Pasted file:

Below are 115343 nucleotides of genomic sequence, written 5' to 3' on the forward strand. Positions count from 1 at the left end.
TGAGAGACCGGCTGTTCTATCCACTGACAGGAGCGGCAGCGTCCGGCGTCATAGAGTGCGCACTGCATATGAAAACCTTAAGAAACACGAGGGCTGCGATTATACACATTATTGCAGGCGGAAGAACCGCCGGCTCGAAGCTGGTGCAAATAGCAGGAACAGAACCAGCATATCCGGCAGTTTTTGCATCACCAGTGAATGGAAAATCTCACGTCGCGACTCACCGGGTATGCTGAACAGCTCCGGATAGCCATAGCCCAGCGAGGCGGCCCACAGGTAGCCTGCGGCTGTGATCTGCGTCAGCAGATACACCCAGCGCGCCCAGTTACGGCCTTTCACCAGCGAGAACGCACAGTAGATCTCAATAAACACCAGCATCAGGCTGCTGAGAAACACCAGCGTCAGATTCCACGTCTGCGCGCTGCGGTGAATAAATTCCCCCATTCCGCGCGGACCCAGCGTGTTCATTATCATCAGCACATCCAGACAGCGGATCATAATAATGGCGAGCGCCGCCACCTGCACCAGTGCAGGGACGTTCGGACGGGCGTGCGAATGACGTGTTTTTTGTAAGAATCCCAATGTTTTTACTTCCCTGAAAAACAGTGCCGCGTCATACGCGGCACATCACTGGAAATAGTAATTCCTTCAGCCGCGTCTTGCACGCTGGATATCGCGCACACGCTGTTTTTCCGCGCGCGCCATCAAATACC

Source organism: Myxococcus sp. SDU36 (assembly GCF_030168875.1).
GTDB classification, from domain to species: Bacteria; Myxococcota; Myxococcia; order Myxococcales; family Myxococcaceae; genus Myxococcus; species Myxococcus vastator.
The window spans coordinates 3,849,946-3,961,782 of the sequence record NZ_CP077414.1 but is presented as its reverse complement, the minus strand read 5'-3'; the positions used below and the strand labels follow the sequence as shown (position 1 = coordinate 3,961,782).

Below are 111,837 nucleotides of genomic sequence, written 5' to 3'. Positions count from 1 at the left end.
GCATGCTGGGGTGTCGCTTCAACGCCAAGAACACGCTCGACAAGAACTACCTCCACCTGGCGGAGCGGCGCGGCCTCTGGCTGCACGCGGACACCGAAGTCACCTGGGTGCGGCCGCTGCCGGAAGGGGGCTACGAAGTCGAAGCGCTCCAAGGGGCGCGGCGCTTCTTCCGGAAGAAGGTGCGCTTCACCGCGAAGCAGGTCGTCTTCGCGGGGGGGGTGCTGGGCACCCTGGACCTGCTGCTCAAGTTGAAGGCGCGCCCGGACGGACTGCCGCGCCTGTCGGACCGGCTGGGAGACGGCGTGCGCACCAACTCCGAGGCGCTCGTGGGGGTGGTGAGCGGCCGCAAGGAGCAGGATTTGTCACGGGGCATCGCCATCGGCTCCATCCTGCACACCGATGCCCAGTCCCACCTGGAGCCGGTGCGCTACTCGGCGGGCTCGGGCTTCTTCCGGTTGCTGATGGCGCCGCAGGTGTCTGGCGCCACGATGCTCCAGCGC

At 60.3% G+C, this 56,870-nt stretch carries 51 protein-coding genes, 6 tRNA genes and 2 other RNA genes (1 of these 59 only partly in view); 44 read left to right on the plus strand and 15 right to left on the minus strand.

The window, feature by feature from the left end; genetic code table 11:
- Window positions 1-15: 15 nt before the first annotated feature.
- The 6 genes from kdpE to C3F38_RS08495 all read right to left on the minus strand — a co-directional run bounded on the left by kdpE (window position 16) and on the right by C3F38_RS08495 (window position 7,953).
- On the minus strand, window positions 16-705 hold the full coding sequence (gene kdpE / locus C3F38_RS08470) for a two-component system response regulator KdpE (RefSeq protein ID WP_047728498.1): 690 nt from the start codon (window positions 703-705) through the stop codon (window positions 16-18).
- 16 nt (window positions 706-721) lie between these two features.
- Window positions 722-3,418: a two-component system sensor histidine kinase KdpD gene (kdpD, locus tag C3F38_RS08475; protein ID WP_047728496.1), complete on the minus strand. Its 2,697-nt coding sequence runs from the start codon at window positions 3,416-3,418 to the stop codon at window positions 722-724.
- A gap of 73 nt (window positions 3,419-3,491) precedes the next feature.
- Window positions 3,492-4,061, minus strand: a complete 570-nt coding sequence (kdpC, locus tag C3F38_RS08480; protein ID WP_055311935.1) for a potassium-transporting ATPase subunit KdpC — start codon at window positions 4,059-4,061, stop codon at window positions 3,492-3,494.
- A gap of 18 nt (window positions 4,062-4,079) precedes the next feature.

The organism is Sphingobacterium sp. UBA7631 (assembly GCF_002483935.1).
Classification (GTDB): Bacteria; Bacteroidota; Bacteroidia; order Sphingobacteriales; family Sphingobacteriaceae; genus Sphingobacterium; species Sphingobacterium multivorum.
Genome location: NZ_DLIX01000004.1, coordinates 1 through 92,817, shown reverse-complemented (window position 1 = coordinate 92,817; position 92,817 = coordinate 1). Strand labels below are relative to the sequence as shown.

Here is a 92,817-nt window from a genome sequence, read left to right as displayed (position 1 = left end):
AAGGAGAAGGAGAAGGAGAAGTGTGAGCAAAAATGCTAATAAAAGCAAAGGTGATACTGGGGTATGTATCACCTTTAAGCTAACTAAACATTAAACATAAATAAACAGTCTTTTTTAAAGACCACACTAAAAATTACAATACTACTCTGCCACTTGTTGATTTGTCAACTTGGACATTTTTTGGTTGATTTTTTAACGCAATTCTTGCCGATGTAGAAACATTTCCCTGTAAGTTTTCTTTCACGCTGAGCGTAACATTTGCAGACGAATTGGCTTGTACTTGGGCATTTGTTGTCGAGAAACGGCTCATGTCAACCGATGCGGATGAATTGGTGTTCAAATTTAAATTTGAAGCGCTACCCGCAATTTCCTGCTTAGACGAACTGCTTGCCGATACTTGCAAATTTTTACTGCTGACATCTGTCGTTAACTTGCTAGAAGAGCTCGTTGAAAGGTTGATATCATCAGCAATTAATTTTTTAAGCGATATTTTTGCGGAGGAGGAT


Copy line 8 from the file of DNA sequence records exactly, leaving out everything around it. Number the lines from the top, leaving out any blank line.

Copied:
At 60.3% G+C, this 56,870-nt stretch carries 51 protein-coding genes, 6 tRNA genes and 2 other RNA genes (1 of these 59 only partly in view); 44 read left to right on the plus strand and 15 right to left on the minus strand.